Meniscus tears can occur suddenly during a sports game, or from simple daily activities such as turning to put dishes away or twisting when someone calls your name. Damage to the meniscus cartilage that cushions your knee joint can also result from years of wear and tear. Duke knee specialists evaluate the severity of your injury, where it’s located, and the health of your knee joint before recommending meniscus surgery or another treatment.
When to Seek Treatment
The meniscus is the cartilage that cushions and protects the knee joint and surrounding bones from the stresses of walking, running, bending, and climbing. Forceful twists from sudden stops or pivots -- common in football, hockey, soccer, lacrosse, tennis, and golf -- or deep knee bends can cause the meniscus to tear. Meniscus tears will sometimes occur at the same time as knee ligament injuries such as ACL tears because of the violent forces involved. Meniscus tears can also occur over time due to meniscus degeneration.
When to Make an Appointment
When swelling, pain with walking, locking or catching in the knee, giving way of the knee, and limited range of motion affect your ability to move, it’s time to see a knee specialist.
Visit Duke Orthopaedics Urgent Care
Our convenient orthopaedic urgent care locations throughout the Triangle are open seven days a week. Get fast service with a well-trained orthopaedic provider and no unnecessary exposure to illness. No appointment is needed; walk-ins are welcome.
Duke Health offers orthopaedic clinics in Durham, Raleigh, Cary, Apex, Knightdale, and other locations throughout the Triangle.
Do You Need Meniscus Surgery?
Deciding on the right course of treatment for your torn meniscus depends on the severity of your injury, the location of the torn meniscus, and the health of your knee joint. Duke knee specialists conduct a thorough physical examination and imaging to determine whether you need meniscus surgery.
- A physical exam is performed to assess tenderness along the knee joint and to determine if there is popping/clicking of the knee with rotational movement
- X-rays check for broken bones and the presence of arthritis.
- An MRI evaluates the soft tissues -- muscles, cartilage, ligaments, and tendons -- of the knee. An MRI helps knee specialists assess the specific part of the cartilage that is damaged.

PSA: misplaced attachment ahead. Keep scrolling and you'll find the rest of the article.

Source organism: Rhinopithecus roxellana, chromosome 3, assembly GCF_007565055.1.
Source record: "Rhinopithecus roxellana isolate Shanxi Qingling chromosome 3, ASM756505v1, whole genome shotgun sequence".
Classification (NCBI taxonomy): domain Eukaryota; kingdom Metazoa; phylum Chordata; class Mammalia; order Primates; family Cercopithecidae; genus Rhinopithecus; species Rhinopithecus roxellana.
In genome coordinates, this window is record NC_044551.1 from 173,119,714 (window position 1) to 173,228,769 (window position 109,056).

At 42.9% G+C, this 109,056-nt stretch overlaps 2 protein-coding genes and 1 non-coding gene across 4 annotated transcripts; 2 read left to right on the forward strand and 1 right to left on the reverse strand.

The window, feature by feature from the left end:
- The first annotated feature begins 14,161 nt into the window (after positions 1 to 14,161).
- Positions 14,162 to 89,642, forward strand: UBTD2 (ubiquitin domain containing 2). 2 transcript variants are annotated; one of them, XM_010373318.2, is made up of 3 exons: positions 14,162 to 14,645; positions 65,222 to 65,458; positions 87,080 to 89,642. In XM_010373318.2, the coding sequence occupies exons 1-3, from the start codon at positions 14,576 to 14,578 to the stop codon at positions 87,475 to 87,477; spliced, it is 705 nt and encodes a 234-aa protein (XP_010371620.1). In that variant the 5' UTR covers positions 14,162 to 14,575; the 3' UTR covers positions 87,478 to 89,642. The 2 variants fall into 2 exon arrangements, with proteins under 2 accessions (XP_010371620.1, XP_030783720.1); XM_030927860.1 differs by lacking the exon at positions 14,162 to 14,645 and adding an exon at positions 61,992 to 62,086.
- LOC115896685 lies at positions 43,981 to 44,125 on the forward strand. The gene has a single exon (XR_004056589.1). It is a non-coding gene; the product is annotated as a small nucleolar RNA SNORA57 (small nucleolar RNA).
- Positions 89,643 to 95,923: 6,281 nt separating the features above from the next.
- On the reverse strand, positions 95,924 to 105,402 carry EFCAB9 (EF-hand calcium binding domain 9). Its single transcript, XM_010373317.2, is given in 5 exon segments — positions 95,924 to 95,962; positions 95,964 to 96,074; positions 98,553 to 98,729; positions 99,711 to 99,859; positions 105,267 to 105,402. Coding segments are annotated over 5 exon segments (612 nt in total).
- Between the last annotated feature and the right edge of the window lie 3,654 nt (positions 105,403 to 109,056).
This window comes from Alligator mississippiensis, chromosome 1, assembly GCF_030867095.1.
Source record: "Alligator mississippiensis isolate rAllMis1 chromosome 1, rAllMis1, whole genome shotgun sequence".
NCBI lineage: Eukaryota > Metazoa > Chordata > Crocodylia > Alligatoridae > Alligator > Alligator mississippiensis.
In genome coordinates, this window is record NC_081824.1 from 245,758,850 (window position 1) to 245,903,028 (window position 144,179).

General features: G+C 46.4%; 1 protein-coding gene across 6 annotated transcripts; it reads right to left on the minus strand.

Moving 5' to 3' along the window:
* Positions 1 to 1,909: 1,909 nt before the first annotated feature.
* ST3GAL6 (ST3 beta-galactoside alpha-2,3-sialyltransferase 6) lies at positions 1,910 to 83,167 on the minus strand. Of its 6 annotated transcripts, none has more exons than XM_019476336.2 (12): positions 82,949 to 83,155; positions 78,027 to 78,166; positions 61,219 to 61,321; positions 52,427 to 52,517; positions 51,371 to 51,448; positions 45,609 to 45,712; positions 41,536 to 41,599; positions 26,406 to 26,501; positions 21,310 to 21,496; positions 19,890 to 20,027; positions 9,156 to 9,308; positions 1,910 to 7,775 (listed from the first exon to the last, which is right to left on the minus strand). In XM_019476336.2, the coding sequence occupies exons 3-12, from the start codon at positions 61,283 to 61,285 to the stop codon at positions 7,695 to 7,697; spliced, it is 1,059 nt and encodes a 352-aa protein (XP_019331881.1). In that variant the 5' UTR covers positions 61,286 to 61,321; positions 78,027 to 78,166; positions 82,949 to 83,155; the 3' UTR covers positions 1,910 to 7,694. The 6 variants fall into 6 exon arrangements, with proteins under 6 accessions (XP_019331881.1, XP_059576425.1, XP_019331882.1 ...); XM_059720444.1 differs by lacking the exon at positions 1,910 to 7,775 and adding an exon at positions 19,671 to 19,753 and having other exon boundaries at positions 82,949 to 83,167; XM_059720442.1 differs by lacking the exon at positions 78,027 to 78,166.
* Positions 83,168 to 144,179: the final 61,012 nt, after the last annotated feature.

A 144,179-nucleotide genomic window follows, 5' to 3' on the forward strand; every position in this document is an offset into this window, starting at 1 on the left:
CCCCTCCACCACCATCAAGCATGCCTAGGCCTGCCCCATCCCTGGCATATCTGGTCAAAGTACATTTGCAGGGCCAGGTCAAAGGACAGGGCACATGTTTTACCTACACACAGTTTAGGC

Older people, whose meniscus tears are the result of age and wear and tear, may benefit from physical therapy and guided exercise, non-steroidal pain medication, and other non-surgical treatment.
Returning to Sports Activities
Athletes who want to return to their normal level of activity may benefit from minimally invasive arthroscopic knee surgery -- during which orthopaedic surgeons repair or remove the damaged meniscus -- and physical therapy. The same meniscus surgery and rehab that helps school athletes and professionals will also benefit weekend warriors who want to stay competitive in their local tennis, soccer, or golf leagues.
Knee-specific exercises strengthen the muscles that surround and stabilize the knee joint. Physical therapy will help prepare your knee for surgery and help you get back to your normal activities faster after surgery. It rarely eliminates the need for meniscus surgery in a younger person or someone without any arthritis. A skilled therapist can provide recommendations for an exercise program as appropriate for the type of tear and discomfort.
Acetaminophen and non-steroidal anti-inflammatory medications (NSAIDs) like ibuprofen are used to treat pain and swelling associated with meniscus tears.
Office-Based Cortisone Injections
Cortisone injections may temporarily decrease the pain associated with a tear but cannot heal a meniscus tear. These injections are used primarily when the knee is inflamed and swollen and there is arthritis associated with the meniscus tear.
Where you receive your care matters. Duke University Hospital’s nationally ranked orthopaedics program was named best in North Carolina by U.S. News & World Report for 2019–2020.